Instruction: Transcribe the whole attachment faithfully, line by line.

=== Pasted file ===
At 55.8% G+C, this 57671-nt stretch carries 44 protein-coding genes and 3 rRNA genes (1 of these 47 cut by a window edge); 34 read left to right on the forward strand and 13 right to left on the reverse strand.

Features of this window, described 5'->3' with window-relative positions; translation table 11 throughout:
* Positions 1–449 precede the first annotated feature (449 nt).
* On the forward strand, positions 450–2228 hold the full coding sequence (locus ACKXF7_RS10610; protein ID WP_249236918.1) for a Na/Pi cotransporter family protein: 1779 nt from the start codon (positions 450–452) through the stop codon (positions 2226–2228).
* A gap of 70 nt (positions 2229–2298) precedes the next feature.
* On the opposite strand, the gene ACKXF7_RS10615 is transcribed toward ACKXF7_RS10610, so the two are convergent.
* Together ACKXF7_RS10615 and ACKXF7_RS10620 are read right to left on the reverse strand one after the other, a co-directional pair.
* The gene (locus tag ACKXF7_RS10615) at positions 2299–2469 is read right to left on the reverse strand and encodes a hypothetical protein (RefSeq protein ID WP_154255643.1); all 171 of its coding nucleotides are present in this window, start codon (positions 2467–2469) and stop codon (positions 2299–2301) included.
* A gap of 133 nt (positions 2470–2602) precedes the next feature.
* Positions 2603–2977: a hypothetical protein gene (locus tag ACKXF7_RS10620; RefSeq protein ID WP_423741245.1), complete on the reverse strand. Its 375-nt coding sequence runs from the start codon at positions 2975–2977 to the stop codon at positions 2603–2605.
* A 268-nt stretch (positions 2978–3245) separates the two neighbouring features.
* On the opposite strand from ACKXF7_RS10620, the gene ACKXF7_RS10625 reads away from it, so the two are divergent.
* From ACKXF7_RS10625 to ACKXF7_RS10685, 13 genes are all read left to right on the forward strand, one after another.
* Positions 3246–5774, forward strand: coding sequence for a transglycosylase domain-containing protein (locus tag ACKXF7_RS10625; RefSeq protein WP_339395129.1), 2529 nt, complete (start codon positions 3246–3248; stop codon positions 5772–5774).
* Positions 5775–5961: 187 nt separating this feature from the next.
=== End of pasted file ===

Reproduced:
At 55.8% G+C, this 57671-nt stretch carries 44 protein-coding genes and 3 rRNA genes (1 of these 47 cut by a window edge); 34 read left to right on the forward strand and 13 right to left on the reverse strand.

Features of this window, described 5'->3' with window-relative positions; translation table 11 throughout:
* Positions 1–449 precede the first annotated feature (449 nt).
* On the forward strand, positions 450–2228 hold the full coding sequence (locus ACKXF7_RS10610; protein ID WP_249236918.1) for a Na/Pi cotransporter family protein: 1779 nt from the start codon (positions 450–452) through the stop codon (positions 2226–2228).
* A gap of 70 nt (positions 2229–2298) precedes the next feature.
* On the opposite strand, the gene ACKXF7_RS10615 is transcribed toward ACKXF7_RS10610, so the two are convergent.
* Together ACKXF7_RS10615 and ACKXF7_RS10620 are read right to left on the reverse strand one after the other, a co-directional pair.
* The gene (locus tag ACKXF7_RS10615) at positions 2299–2469 is read right to left on the reverse strand and encodes a hypothetical protein (RefSeq protein ID WP_154255643.1); all 171 of its coding nucleotides are present in this window, start codon (positions 2467–2469) and stop codon (positions 2299–2301) included.
* A gap of 133 nt (positions 2470–2602) precedes the next feature.
* Positions 2603–2977: a hypothetical protein gene (locus tag ACKXF7_RS10620; RefSeq protein ID WP_423741245.1), complete on the reverse strand. Its 375-nt coding sequence runs from the start codon at positions 2975–2977 to the stop codon at positions 2603–2605.
* A 268-nt stretch (positions 2978–3245) separates the two neighbouring features.
* On the opposite strand from ACKXF7_RS10620, the gene ACKXF7_RS10625 reads away from it, so the two are divergent.
* From ACKXF7_RS10625 to ACKXF7_RS10685, 13 genes are all read left to right on the forward strand, one after another.
* Positions 3246–5774, forward strand: coding sequence for a transglycosylase domain-containing protein (locus tag ACKXF7_RS10625; RefSeq protein WP_339395129.1), 2529 nt, complete (start codon positions 3246–3248; stop codon positions 5772–5774).
* Positions 5775–5961: 187 nt separating this feature from the next.